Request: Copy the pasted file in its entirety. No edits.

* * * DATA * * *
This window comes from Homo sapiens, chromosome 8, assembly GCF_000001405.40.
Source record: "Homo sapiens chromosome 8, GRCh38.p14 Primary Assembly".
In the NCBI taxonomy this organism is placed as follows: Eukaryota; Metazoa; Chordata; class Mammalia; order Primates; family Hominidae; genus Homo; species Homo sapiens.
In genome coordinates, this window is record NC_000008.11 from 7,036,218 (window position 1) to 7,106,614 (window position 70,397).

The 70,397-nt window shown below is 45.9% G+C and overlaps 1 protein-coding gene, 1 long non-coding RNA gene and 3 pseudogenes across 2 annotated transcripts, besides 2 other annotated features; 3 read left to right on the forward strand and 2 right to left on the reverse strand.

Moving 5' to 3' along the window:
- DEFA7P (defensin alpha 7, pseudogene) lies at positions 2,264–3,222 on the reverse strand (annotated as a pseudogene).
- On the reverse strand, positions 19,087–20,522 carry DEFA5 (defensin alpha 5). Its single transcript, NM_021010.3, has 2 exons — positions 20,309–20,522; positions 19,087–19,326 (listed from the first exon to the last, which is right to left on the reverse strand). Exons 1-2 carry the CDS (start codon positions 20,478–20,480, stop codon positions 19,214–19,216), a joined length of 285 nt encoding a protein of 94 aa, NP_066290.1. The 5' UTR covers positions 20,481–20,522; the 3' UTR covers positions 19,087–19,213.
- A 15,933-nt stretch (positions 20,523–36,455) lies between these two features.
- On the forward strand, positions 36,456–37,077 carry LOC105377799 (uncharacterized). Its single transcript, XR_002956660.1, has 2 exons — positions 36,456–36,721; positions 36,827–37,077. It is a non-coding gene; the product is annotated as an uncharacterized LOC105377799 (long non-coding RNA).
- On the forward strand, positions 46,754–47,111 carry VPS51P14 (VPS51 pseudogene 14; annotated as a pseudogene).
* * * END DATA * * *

This window comes from Homo sapiens, chromosome 8, assembly GCF_000001405.40.
Source record: "Homo sapiens chromosome 8, GRCh38.p14 Primary Assembly".
In the NCBI taxonomy this organism is placed as follows: Eukaryota; Metazoa; Chordata; class Mammalia; order Primates; family Hominidae; genus Homo; species Homo sapiens.
In genome coordinates, this window is record NC_000008.11 from 7,036,218 (window position 1) to 7,106,614 (window position 70,397).

The 70,397-nt window shown below is 45.9% G+C and overlaps 1 protein-coding gene, 1 long non-coding RNA gene and 3 pseudogenes across 2 annotated transcripts, besides 2 other annotated features; 3 read left to right on the forward strand and 2 right to left on the reverse strand.

Moving 5' to 3' along the window:
- DEFA7P (defensin alpha 7, pseudogene) lies at positions 2,264–3,222 on the reverse strand (annotated as a pseudogene).
- On the reverse strand, positions 19,087–20,522 carry DEFA5 (defensin alpha 5). Its single transcript, NM_021010.3, has 2 exons — positions 20,309–20,522; positions 19,087–19,326 (listed from the first exon to the last, which is right to left on the reverse strand). Exons 1-2 carry the CDS (start codon positions 20,478–20,480, stop codon positions 19,214–19,216), a joined length of 285 nt encoding a protein of 94 aa, NP_066290.1. The 5' UTR covers positions 20,481–20,522; the 3' UTR covers positions 19,087–19,213.
- A 15,933-nt stretch (positions 20,523–36,455) lies between these two features.
- On the forward strand, positions 36,456–37,077 carry LOC105377799 (uncharacterized). Its single transcript, XR_002956660.1, has 2 exons — positions 36,456–36,721; positions 36,827–37,077. It is a non-coding gene; the product is annotated as an uncharacterized LOC105377799 (long non-coding RNA).
- On the forward strand, positions 46,754–47,111 carry VPS51P14 (VPS51 pseudogene 14; annotated as a pseudogene).